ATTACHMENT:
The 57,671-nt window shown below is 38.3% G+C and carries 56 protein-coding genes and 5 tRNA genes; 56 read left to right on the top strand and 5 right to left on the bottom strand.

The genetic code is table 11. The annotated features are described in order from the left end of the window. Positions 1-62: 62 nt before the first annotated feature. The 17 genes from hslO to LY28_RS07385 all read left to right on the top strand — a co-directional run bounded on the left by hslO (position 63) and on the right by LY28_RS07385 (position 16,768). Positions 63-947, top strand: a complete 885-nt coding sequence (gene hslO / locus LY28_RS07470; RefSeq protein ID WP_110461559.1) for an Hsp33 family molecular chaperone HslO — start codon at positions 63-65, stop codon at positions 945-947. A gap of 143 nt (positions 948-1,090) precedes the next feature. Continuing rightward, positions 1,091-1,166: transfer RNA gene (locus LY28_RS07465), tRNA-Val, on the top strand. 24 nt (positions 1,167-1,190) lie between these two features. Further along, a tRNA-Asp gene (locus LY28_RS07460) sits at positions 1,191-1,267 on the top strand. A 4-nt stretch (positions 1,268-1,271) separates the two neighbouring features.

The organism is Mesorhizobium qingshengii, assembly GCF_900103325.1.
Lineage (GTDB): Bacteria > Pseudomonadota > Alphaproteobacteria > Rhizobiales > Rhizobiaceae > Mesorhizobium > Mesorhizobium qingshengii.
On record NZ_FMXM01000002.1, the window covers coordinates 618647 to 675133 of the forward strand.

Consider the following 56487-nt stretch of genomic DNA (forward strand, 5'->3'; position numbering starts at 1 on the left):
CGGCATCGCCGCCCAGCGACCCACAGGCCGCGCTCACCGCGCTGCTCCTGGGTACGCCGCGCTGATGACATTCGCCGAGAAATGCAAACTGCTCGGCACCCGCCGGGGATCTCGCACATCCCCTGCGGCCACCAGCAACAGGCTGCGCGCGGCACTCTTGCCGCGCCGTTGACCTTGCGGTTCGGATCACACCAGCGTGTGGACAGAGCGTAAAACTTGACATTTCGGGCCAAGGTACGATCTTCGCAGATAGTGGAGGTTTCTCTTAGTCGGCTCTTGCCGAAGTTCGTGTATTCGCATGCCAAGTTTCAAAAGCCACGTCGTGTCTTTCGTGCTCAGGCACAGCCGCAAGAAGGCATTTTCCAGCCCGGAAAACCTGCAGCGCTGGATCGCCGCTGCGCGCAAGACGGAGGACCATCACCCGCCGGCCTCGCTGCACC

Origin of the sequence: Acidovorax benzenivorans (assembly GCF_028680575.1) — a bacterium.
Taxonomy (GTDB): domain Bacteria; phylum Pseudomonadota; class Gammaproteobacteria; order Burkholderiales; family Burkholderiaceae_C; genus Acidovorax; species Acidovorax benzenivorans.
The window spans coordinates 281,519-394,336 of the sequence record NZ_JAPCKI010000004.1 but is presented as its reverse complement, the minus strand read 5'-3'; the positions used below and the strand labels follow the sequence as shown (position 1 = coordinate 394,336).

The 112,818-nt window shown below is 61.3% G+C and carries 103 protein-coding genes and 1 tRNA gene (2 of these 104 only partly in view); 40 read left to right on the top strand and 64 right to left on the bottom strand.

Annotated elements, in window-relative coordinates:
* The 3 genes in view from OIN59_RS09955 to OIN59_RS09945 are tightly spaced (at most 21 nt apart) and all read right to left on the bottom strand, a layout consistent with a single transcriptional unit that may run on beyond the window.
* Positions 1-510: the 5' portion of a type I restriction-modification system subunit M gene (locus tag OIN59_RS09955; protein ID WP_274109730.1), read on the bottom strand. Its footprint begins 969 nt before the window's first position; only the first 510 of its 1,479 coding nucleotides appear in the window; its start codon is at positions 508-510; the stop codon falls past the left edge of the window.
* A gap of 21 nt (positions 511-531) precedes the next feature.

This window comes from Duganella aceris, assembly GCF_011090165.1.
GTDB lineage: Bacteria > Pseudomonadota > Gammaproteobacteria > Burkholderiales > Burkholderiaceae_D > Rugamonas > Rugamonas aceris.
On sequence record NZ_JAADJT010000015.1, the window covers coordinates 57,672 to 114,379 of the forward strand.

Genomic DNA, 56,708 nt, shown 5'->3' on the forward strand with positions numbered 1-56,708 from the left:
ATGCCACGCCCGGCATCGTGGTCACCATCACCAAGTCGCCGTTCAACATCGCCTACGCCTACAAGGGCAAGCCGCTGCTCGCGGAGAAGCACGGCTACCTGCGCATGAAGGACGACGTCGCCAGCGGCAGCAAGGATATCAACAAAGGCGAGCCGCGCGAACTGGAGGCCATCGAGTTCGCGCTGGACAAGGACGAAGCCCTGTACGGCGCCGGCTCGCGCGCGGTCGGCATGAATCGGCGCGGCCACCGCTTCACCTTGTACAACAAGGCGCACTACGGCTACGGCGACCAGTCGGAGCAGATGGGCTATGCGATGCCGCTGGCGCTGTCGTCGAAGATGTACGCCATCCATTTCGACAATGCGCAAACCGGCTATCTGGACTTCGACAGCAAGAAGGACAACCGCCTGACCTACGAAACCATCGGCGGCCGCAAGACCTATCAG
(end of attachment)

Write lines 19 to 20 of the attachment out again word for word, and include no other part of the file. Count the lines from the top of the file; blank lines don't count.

Genomic DNA, 56,708 nt, shown 5'->3' on the forward strand with positions numbered 1-56,708 from the left:
ATGCCACGCCCGGCATCGTGGTCACCATCACCAAGTCGCCGTTCAACATCGCCTACGCCTACAAGGGCAAGCCGCTGCTCGCGGAGAAGCACGGCTACCTGCGCATGAAGGACGACGTCGCCAGCGGCAGCAAGGATATCAACAAAGGCGAGCCGCGCGAACTGGAGGCCATCGAGTTCGCGCTGGACAAGGACGAAGCCCTGTACGGCGCCGGCTCGCGCGCGGTCGGCATGAATCGGCGCGGCCACCGCTTCACCTTGTACAACAAGGCGCACTACGGCTACGGCGACCAGTCGGAGCAGATGGGCTATGCGATGCCGCTGGCGCTGTCGTCGAAGATGTACGCCATCCATTTCGACAATGCGCAAACCGGCTATCTGGACTTCGACAGCAAGAAGGACAACCGCCTGACCTACGAAACCATCGGCGGCCGCAAGACCTATCAG